PURPOSE OF THIS REPORT
Research Focus of the Findings on the Worst Forms of Child Labor
The U.S. Department of Labor has prepared this 20th annual report, the 2020 Findings on the Worst Forms of Child Labor, in accordance with the Trade and Development Act of 2000 (TDA). (1) The TDA set forth the requirement that a country implement its commitments to eliminate the worst forms of child labor for the President of the United States to consider in designating the country a beneficiary developing country under the Generalized System of Preferences (GSP) program. (2; 3) The TDA also mandated that the President submit to the United States Congress the Secretary of Labor’s findings with respect to each “beneficiary country’s implementation of its international commitments to eliminate the worst forms of child labor.” (1) ILAB carries out this responsibility on behalf of the Secretary.
This report covers 119 independent countries and 15 non-independent countries and territories designated as GSP beneficiaries. This includes former GSP recipients who
have negotiated free trade agreements with the United States. (4) Because the population of children is extremely small (fewer than 50) or non-existent in the British Indian Ocean Territory, Heard Island and McDonald Islands, and the Pitcairn Islands, the report does not contain a discussion of these three non-independent countries and territories. This 2020 report presents information on child labor and the worst forms of child labor, and efforts to eliminate this exploitation in the remaining 119 countries and 12 non-independent countries and territories. The use of “countries” in this report includes territories, and because the report focuses on government efforts, non-independent countries and territories are classified by their associated regions.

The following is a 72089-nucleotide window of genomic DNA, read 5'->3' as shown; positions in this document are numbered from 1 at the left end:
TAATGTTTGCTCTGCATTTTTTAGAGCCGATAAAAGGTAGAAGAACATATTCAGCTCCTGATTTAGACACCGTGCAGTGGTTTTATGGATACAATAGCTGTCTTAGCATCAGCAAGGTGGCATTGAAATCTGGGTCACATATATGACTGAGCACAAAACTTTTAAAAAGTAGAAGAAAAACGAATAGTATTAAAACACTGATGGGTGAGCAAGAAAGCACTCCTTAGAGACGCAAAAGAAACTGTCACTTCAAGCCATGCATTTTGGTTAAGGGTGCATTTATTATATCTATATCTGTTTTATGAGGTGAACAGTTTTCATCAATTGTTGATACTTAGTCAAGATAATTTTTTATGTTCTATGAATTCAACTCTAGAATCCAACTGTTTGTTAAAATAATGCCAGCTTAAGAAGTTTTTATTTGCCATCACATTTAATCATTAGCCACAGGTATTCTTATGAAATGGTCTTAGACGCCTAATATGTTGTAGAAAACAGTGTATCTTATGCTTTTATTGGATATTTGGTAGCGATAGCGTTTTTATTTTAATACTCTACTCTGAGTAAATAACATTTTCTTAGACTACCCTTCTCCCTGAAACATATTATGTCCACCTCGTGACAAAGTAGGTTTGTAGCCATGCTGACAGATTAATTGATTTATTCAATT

In undertaking research on the “worst forms of
child labor,” ILAB relied on the TDA definition of a child, which is the same definition contained in ILO Convention No. 182 on the Worst Forms of Child Labor (ILO C. 182). The TDA and ILO C. 182 define “child” as a person under age 18.
The reporting period for this year’s report is January 2020 through December 2020. In certain cases, significant events or government efforts that occurred in early 2021 were included, as appropriate.
Type of Work
This report focuses on child labor and the worst forms of child labor. Definitions related to these types of work are guided by ILO Convention No. 138 on Minimum Age (ILO C. 138) and ILO C. 182. Child labor includes work below the minimum age as established in national legislation (excluding permissible light work), the worst forms of child labor, and hazardous unpaid household services. The definition of the “worst forms of child labor” is found in the TDA and is the same as that included in ILO C. 182. It includes (a) all forms of slavery or practices similar to slavery, such as the sale or trafficking of children, debt bondage and serfdom, or forced or compulsory labor, including forced or compulsory recruitment of children for use in armed conflict; (b) the use, procuring, or offering of a child for prostitution, for the production of pornography, or for pornographic performances; (c) the use, procuring, or offering of a child for illicit activities, in particular for the production and trafficking of drugs; and (d) work which, by its nature or the circumstances under which it is carried out, is likely to harm the health, safety, or morals of children. (1; 5) Similar to ILO C. 182, the TDA states that the work described in subparagraph (d) should be “determined by the laws, regulations, or competent authority of the country involved.”
Read the full report.